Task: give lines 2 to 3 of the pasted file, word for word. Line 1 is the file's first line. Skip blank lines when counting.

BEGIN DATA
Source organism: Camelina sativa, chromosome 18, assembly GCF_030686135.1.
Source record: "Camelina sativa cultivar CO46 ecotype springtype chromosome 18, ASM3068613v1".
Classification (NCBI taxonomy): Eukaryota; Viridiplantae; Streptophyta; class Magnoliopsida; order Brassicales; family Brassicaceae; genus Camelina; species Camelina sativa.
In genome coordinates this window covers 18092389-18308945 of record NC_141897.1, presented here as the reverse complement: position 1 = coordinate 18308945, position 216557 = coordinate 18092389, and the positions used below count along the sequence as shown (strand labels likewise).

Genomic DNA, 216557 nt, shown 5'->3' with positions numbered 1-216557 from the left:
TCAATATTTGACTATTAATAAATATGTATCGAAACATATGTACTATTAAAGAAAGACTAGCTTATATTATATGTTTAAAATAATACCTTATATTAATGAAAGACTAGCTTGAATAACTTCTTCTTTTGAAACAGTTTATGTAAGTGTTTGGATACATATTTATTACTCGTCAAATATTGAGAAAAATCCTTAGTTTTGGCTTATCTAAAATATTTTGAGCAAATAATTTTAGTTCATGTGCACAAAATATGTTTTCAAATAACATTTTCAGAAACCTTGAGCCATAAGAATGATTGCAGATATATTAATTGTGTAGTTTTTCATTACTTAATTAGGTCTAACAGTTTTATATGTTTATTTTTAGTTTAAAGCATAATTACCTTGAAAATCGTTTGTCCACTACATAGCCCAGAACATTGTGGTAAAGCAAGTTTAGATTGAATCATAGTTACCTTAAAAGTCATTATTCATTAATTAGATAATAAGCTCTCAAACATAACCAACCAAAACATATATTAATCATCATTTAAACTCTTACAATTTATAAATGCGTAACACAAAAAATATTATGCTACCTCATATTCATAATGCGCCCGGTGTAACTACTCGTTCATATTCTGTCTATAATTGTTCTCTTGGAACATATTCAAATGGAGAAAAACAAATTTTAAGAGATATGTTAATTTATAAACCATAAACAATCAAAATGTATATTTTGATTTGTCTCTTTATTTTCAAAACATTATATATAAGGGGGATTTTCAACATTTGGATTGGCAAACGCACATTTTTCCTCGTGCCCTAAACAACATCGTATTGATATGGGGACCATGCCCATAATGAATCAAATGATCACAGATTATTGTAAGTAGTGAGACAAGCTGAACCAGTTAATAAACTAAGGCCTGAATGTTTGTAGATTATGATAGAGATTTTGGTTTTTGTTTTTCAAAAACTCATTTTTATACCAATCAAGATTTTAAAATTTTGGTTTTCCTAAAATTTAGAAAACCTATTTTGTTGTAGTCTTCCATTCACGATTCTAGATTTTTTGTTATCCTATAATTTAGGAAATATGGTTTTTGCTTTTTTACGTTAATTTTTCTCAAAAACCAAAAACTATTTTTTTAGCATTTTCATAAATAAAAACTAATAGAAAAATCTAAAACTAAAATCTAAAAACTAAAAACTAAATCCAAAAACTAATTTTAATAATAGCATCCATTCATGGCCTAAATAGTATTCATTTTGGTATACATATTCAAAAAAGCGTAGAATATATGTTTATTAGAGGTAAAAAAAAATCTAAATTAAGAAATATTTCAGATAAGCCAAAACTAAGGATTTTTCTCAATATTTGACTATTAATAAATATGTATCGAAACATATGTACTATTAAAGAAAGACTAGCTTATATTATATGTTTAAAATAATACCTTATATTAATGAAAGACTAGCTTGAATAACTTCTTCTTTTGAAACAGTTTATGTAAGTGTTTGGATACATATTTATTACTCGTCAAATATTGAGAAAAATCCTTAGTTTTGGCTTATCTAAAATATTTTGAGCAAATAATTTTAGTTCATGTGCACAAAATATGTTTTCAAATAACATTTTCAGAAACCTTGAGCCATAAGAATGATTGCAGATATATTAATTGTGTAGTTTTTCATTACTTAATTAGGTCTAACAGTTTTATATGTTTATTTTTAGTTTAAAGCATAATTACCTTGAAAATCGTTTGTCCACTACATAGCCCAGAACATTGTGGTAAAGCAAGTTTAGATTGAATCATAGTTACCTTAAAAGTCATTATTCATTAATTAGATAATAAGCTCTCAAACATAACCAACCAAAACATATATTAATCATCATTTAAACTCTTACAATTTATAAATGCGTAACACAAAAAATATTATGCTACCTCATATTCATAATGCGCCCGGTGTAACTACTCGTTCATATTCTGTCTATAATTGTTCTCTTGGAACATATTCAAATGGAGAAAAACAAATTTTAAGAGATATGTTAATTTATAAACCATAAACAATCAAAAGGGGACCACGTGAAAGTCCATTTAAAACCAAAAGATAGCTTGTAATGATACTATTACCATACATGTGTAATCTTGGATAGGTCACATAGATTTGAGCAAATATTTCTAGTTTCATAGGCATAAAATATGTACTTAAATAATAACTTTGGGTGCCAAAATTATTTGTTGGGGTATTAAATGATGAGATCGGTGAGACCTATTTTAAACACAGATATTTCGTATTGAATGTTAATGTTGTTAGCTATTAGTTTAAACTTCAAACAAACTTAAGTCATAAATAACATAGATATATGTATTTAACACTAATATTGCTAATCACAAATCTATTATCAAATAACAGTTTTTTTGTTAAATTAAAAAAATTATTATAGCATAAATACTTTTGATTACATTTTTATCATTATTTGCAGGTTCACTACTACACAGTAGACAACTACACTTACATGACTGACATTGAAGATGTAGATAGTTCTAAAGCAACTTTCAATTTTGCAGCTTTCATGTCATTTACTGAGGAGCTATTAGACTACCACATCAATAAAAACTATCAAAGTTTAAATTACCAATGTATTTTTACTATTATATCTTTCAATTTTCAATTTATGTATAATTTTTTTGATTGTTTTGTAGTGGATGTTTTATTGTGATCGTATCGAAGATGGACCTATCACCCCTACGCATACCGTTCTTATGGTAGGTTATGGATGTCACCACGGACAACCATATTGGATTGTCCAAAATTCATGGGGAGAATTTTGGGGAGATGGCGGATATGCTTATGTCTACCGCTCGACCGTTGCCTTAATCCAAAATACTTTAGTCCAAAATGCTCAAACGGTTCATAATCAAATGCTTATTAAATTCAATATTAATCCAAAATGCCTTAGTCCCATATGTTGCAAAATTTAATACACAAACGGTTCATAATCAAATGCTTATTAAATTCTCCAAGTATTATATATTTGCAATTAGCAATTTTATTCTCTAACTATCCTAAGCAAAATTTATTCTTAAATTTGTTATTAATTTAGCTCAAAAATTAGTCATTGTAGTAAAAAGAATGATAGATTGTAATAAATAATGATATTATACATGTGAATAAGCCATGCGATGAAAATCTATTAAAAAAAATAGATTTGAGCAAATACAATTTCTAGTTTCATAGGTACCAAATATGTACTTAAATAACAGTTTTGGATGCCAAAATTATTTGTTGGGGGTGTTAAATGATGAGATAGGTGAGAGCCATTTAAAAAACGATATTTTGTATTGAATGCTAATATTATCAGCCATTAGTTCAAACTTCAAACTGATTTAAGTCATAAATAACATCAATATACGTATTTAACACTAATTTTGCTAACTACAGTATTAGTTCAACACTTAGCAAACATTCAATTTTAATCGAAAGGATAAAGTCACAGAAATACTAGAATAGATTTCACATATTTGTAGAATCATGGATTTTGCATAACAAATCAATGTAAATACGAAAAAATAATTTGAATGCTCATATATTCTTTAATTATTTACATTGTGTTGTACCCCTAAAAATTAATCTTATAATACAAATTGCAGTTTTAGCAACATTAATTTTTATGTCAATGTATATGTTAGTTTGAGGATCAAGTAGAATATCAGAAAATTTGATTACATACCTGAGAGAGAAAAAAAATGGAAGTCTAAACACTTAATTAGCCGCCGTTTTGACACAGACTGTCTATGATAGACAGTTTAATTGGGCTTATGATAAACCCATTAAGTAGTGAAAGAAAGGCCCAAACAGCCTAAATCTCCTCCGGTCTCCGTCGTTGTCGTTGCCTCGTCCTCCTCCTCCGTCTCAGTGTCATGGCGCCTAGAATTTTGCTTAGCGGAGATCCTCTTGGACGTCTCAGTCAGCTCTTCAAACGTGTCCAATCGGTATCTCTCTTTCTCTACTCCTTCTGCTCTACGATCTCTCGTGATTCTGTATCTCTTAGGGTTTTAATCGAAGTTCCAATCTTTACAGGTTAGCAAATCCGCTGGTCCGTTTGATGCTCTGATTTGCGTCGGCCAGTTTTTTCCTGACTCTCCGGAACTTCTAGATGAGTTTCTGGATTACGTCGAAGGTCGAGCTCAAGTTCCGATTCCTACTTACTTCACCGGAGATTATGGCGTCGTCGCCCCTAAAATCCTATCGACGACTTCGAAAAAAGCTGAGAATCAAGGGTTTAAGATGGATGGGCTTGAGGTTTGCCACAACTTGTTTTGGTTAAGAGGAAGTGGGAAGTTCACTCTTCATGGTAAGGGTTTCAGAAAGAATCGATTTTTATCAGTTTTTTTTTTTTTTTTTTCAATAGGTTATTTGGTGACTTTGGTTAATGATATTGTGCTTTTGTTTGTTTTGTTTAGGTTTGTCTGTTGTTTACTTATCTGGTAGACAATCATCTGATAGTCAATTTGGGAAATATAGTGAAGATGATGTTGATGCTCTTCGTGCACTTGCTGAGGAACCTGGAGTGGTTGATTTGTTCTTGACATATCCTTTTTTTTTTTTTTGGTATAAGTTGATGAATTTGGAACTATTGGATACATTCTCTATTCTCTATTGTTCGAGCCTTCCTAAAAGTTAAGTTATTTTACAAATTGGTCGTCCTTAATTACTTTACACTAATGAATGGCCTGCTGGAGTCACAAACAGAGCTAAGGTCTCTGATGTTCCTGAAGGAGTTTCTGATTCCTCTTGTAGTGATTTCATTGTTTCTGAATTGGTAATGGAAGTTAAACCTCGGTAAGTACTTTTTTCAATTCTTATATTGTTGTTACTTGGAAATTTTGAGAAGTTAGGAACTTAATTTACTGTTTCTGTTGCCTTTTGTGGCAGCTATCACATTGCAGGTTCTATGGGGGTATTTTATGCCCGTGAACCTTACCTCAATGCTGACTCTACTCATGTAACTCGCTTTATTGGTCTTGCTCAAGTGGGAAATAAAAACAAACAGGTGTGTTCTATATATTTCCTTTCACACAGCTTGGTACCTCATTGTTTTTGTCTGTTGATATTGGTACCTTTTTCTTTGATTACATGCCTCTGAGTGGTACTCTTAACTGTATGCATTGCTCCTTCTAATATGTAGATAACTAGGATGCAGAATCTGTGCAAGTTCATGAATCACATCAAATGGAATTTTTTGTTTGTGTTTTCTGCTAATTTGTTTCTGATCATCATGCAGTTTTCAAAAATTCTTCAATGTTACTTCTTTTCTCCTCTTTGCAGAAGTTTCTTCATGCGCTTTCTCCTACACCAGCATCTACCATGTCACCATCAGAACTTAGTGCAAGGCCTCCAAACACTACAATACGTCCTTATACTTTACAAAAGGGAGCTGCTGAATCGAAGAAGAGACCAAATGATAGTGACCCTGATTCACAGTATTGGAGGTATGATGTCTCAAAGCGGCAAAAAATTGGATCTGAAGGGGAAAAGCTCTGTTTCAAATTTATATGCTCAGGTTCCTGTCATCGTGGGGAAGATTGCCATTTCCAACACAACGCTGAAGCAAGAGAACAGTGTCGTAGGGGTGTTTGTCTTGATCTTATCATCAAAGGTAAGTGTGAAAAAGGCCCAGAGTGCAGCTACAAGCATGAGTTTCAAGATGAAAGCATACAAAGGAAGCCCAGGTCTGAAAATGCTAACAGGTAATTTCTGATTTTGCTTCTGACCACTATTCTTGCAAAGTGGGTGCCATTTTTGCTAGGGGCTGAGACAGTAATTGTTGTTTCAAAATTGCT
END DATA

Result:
Source record: "Camelina sativa cultivar CO46 ecotype springtype chromosome 18, ASM3068613v1".
Classification (NCBI taxonomy): Eukaryota; Viridiplantae; Streptophyta; class Magnoliopsida; order Brassicales; family Brassicaceae; genus Camelina; species Camelina sativa.